At the same time the bill provides for an increase in the qualifying age for Newstart allowance and sickness allowance from the present 22 years to 25 years of age. In the future young people between the ages of 22 and 24 years could claim the youth allowance instead of Newstart.

While unemployed youth are attempting to live on fresh air for five weeks before becoming eligible for income support, they will be made to jump through the usual bureaucratic hoops and activities.

When they eventually receive income support they will find it has been reduced by $45 a week. The Youth Allowance is presently $438 and the Newstart Allowance is $528 a week. Surviving on $528 a week in a city such as Sydney or Melbourne is difficult enough, let alone meeting the costs of study, transport, clothing for job interviews and so on.

And Social Security Minister Christian Porter has the gall to claim the bill will “improve the fairness and sustainability of government payments”!

Porter disingenuously attempts to defend the government’s cuts: “With youth unemployment more than twice as high as the general unemployment rate at 13.3 percent compared to 5.8 percent as at December 2016, it is imperative that the income support system provide the greatest incentives for young people to find work and be self-sufficient where they are able to, or to undertake further education or training to increase their employability.”

Behind the Minister’s words lies more than a hint of the usual “dole bludger”, “work shy” tones. He talks as if unemployment is a “lifestyle choice”.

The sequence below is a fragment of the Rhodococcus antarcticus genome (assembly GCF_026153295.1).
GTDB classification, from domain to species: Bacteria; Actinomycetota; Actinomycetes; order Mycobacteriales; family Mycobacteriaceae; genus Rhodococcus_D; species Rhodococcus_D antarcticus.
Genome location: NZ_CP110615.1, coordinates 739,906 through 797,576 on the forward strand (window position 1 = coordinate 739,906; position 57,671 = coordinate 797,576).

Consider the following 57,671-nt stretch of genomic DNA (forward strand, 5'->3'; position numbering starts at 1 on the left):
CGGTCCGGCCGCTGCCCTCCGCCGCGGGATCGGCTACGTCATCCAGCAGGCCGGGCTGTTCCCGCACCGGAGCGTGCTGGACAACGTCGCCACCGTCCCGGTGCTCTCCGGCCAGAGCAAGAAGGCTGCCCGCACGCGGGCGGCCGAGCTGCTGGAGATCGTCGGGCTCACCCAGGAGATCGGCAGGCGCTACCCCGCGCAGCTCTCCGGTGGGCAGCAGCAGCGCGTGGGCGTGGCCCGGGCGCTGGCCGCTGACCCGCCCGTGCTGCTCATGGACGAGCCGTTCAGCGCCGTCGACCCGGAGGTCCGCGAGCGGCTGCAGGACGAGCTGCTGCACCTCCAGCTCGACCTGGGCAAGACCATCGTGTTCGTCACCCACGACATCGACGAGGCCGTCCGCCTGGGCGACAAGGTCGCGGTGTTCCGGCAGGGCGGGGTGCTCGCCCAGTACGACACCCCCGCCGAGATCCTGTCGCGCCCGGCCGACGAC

Driving people into poverty does not make them more employable. It is more likely to create health issues and make it more difficult to find a job. Nor does it create jobs in a market where the number of unemployed seeking work far outnumber by many times the number of job vacancies.

For youth in particular, without previous work experience or possibly the necessary skills, it can be more like mission impossible.

As for gaining skills and qualifications, prohibitive university, TAFE and VET fees make it extremely difficult. There are student loan schemes, but how many young unemployed want to risk running up debts that can run into the tens of thousands of dollars.

The government is also proposing cutting out the education entry payment. Another move makes it more difficult to study.

Neo-liberal agenda

We are constantly being told about unsustainable spending on welfare, Medicare and the age pension. But the facts do not stack up.

One of the fastest growing areas of expenditure is on military. The government, on instructions from the US, has an annual military spending target of two percent of GDP. It is budgeting, and has quarantined this budget, for one trillion dollars over the next 20 years.

At the same time it is punishing people for being poor. It treats the unemployed, people with disabilities and others with total contempt. It sends out dog whistles with its spin to sell its unpalatable actions.

Behind these cuts, lies the neo-liberal agenda of phasing out income tax and privatising government services. The two bills before Parliament serve these ends. They are very much part of the class struggle in Australia and require strong opposition from working class organisations and people.

As Falzon says, “Poverty is not a personal choice. But our willingness, as a society, to remove the causes of poverty and inequality, is a choice …” National Overview 2015, St Vincent de Paul Society.

So far Labor and the Australian Greens have come out against the cuts. Pauline Hanson supports them and Nick Xenophon is in agreement with the government on some of them.

Next article – Editorial – Fuelling fear and hostility